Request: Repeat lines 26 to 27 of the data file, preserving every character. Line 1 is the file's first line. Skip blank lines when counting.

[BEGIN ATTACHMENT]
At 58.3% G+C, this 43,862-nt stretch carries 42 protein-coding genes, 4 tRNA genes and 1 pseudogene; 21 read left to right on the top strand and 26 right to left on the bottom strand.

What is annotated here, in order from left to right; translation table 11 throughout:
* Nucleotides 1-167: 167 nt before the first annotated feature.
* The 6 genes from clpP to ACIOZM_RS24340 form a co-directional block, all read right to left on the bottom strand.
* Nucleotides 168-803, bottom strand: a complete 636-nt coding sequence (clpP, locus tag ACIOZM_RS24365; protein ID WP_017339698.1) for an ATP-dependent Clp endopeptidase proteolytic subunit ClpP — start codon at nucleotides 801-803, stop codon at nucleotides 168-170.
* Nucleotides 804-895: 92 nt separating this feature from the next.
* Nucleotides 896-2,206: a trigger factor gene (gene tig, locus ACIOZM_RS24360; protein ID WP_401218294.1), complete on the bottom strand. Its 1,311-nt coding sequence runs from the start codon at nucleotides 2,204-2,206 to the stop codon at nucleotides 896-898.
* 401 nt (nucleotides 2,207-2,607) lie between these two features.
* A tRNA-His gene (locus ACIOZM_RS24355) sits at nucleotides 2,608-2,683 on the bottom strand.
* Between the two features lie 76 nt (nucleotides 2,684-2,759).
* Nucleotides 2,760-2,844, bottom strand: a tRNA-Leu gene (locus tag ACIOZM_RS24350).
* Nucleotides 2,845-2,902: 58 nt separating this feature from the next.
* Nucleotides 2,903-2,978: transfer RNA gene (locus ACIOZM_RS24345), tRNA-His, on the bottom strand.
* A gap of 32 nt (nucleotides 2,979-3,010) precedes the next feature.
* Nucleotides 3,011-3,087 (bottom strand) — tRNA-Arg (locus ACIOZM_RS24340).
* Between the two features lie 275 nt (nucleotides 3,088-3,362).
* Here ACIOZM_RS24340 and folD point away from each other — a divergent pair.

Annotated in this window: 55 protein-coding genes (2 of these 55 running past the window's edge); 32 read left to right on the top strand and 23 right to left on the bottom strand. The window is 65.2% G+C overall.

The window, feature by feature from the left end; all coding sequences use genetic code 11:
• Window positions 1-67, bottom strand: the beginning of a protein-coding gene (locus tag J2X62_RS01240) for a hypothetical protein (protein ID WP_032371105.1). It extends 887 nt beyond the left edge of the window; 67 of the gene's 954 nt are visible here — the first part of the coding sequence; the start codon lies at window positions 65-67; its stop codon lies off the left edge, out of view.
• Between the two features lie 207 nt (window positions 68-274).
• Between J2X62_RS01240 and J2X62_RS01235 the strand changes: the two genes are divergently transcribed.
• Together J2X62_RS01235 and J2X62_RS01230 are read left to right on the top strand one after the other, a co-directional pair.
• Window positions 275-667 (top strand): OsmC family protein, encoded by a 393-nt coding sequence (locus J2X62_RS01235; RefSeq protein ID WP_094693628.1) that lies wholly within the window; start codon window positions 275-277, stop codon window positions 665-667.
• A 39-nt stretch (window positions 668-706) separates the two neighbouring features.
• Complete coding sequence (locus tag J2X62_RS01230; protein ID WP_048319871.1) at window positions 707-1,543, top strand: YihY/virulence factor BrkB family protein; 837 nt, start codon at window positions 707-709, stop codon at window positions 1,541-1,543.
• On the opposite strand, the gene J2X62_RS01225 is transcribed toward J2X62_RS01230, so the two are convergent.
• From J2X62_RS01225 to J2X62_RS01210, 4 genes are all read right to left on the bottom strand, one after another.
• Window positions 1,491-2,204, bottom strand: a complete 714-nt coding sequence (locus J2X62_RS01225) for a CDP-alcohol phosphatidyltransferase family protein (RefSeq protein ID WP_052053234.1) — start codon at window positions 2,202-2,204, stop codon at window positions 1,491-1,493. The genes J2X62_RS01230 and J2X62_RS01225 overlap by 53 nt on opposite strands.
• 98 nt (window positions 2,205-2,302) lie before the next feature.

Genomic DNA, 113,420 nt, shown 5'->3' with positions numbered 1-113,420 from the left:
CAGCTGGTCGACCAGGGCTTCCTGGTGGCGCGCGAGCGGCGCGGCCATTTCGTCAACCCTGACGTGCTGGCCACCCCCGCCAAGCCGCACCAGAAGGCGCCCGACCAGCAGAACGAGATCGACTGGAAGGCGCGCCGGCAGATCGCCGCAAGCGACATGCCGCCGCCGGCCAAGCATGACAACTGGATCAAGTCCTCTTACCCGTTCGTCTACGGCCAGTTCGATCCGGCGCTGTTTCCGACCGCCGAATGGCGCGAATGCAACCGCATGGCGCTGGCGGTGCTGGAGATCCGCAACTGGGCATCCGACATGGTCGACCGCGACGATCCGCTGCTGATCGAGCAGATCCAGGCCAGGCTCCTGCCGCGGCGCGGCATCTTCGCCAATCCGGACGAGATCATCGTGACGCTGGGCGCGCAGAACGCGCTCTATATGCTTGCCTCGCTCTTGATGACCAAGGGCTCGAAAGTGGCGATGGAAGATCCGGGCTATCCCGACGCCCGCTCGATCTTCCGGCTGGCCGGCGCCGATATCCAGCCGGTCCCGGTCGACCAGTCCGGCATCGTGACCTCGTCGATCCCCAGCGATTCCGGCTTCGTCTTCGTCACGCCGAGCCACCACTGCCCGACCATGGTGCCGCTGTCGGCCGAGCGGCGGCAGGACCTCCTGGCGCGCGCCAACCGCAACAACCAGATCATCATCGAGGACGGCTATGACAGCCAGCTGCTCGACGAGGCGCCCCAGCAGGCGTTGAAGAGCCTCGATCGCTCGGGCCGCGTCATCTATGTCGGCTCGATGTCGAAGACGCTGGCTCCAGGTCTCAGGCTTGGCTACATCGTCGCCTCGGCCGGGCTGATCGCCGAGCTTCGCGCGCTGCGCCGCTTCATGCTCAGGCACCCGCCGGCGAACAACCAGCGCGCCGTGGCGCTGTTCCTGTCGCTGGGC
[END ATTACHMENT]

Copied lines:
• Complete coding sequence (locus tag J2X62_RS01230; protein ID WP_048319871.1) at window positions 707-1,543, top strand: YihY/virulence factor BrkB family protein; 837 nt, start codon at window positions 707-709, stop codon at window positions 1,541-1,543.
• On the opposite strand, the gene J2X62_RS01225 is transcribed toward J2X62_RS01230, so the two are convergent.